First in a series of 3 posts on Google Analytics Setup Best Practices.
Google Analytics is something we sometimes take for granted, but in reality sometimes accounts with years of data have to be abandoned simply because they were not set up properly. Hopefully this series will help people understand some of the best practices for setting up Google Analytics.
Google Analytics is sometimes seen as a utility, in that it's always there, and everyone knows that they need it, or some kind of analytics, but few people know how it actually works.
It's generally OK not to know a lot about Google Analytics, since you don't necessarily need to know how to customize the code or set up complex filters to get helpful information. But if all you're doing is logging in, grabbing the code and throwing it on your site, you could be creating headaches for the future.
Here are some basic best practices for implementing Google Analytics on the account side that can help make sure your campaign is ready to collect data in the long run, and won't need to be abandoned and relaunched later to fix unintended problems.
Google Analytics Account Structure Setup
The first - and by far most important - account setup tip for Google Analytics is to use a "best practices" account structure.
Put simply, in general every website should have it's own account.
You should never be tracking your business and personal websites in the same account, or track your website in the same account as someone else's website. When setting up tracking for a new site, set up a new account, and not a new profile.
Maintaining Google Analytics account exclusivity is critical on the agency side, where many GA accounts may be accessed by one person or team. If one of those clients demands administrative access to their account so they can add or remove users and filters, then they will have access to every other site in the account, which could be a potential liability situation if they gain access to a competitors' data through you.
In addition, sometimes clients decide to move on or take their accounts in-house. When this happens, their Google Analytics account cannot go with them, since you own the account, and their profile cannot be "unhooked" from your account. This means they would have to abandon their profile and potentially lose years of data if they want to own their own account.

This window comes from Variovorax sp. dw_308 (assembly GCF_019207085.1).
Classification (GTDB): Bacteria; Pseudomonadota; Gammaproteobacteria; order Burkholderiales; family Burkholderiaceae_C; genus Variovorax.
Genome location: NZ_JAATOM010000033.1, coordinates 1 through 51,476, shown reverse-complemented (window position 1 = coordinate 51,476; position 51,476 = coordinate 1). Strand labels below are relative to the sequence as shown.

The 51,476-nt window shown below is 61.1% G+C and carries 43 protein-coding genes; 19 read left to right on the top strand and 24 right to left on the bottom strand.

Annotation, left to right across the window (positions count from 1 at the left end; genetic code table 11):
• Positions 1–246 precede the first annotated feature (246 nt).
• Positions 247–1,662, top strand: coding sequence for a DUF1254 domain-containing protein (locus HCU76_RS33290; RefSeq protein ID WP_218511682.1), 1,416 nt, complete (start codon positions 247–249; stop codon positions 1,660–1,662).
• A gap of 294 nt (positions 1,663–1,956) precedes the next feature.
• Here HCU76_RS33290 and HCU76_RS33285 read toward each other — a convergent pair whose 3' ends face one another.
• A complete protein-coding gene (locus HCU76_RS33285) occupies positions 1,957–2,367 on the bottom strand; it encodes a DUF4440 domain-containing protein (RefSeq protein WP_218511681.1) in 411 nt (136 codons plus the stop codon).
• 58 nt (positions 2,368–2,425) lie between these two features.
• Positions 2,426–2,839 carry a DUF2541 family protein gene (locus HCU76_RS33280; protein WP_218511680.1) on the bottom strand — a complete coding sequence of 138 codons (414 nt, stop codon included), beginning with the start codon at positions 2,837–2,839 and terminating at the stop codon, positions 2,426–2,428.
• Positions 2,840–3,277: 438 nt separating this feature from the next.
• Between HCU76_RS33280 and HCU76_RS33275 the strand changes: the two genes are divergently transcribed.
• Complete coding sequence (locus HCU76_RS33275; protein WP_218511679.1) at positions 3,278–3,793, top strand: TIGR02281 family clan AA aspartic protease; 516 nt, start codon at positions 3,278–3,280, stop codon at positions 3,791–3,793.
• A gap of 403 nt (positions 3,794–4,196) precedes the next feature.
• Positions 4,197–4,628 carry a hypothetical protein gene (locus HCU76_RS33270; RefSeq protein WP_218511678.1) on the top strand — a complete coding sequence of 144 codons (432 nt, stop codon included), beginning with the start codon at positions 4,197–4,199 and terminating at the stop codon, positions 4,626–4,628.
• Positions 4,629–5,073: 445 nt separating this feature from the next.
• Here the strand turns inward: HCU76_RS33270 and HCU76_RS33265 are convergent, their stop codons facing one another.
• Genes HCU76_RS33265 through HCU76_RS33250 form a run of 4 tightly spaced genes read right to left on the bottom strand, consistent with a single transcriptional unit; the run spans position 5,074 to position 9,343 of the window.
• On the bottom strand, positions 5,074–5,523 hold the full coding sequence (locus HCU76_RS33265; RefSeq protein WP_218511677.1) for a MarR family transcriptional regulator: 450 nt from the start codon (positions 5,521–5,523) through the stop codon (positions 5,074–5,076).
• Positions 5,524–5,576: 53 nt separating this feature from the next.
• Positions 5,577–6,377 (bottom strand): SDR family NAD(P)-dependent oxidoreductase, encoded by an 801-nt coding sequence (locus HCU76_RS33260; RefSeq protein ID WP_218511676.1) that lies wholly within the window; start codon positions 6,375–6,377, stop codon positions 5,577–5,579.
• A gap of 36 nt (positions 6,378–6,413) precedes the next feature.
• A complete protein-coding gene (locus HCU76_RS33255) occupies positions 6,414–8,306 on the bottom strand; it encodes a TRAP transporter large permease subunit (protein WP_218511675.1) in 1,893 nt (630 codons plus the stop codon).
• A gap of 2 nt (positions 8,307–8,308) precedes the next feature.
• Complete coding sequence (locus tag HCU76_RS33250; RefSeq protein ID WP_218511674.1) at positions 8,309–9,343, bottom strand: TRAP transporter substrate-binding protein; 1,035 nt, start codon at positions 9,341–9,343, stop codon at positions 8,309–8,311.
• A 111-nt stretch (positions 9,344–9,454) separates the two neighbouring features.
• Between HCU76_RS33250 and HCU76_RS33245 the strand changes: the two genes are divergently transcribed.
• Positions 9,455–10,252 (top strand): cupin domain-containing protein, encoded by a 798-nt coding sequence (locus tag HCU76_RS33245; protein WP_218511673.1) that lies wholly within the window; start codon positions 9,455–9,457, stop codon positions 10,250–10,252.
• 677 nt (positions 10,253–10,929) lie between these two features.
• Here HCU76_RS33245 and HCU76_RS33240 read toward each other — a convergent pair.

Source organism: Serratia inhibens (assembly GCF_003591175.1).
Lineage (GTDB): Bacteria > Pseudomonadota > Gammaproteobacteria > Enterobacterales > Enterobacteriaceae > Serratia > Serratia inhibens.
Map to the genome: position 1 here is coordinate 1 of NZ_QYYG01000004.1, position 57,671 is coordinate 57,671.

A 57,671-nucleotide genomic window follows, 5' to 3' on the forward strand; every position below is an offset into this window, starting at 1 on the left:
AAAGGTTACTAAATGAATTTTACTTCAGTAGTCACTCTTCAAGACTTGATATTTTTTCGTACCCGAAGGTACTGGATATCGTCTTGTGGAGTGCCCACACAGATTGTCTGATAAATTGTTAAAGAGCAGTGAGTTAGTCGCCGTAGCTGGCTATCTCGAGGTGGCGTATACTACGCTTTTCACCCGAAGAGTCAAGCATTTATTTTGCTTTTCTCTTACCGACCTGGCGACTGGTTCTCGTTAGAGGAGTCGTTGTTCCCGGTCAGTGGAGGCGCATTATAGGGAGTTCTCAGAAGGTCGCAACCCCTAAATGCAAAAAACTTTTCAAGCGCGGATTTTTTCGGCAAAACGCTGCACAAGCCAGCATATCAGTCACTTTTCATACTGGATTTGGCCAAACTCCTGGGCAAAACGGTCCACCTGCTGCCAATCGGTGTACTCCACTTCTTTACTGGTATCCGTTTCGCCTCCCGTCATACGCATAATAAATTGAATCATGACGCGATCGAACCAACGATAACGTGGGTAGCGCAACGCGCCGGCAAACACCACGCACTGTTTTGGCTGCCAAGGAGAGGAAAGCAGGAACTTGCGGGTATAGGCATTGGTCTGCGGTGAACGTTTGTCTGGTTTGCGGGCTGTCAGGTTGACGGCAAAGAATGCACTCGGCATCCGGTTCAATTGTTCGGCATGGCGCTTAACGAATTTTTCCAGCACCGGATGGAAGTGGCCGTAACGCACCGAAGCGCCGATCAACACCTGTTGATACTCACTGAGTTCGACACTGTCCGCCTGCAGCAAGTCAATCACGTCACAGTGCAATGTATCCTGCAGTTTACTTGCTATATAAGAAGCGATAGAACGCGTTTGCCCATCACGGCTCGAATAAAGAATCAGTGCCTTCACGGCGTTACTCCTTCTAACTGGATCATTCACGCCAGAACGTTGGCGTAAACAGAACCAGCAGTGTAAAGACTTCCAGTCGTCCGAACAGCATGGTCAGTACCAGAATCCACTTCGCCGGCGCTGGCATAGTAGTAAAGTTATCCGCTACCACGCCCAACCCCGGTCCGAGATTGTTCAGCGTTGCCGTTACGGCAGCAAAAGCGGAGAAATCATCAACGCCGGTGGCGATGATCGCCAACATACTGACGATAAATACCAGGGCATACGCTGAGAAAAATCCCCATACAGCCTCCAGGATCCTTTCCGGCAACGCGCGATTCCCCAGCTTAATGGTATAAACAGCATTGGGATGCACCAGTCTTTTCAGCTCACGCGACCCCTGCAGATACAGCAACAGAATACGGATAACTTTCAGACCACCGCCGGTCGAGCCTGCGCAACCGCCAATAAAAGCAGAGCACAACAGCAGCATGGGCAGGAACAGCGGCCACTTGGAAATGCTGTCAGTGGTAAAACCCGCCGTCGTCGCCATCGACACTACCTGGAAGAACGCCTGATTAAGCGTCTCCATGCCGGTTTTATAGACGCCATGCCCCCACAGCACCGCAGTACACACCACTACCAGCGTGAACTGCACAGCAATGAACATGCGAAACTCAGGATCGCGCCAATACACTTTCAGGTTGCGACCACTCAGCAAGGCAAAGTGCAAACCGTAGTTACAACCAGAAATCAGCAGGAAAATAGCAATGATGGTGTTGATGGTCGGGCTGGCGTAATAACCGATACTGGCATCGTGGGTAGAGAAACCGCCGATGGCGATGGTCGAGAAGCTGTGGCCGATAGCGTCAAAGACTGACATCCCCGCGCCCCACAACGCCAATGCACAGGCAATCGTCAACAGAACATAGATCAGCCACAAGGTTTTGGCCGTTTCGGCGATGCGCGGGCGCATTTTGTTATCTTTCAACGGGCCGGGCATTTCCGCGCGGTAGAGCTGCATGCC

PPC ties cannot be ported easily from an account where each website is set up in a profile. If they decide to start a PPC campaign they will probably want to hook AdWords in with Google Analytics. This can be problematic on an account with multiple profiles for different websites.
Finally, some clients like to expand their knowledge over time, and may want to add different tracking tools that need new profiles. Maybe they need one profile to exclude staff, one profile for organic traffic only, one profile for PPC only, one profile for each key geographic area, and a few profiles for franchises. If you have a few clients like this, what are you going to tell them when your account reaches its profile limit and you can't add any more?
How To Set Up a Google Analytics Account
1. Always make sure that every website you set up on Google Analytics is set up as a new Account, and not a new Profile.
2. Create a Google Account (or use an existing one) to create the new Analytics account.
3. Set yourself, or whoever will be managing the account on your end, up as an Administrator on the account. This will allow you to access and administrate everything while maintaining account exclusivity for your clients. This will also allow the account to be "unhooked" later, allowing the client to leave without losing all their historical data.
So in the end, your account structure between yourself and your sites/clients should look something like this: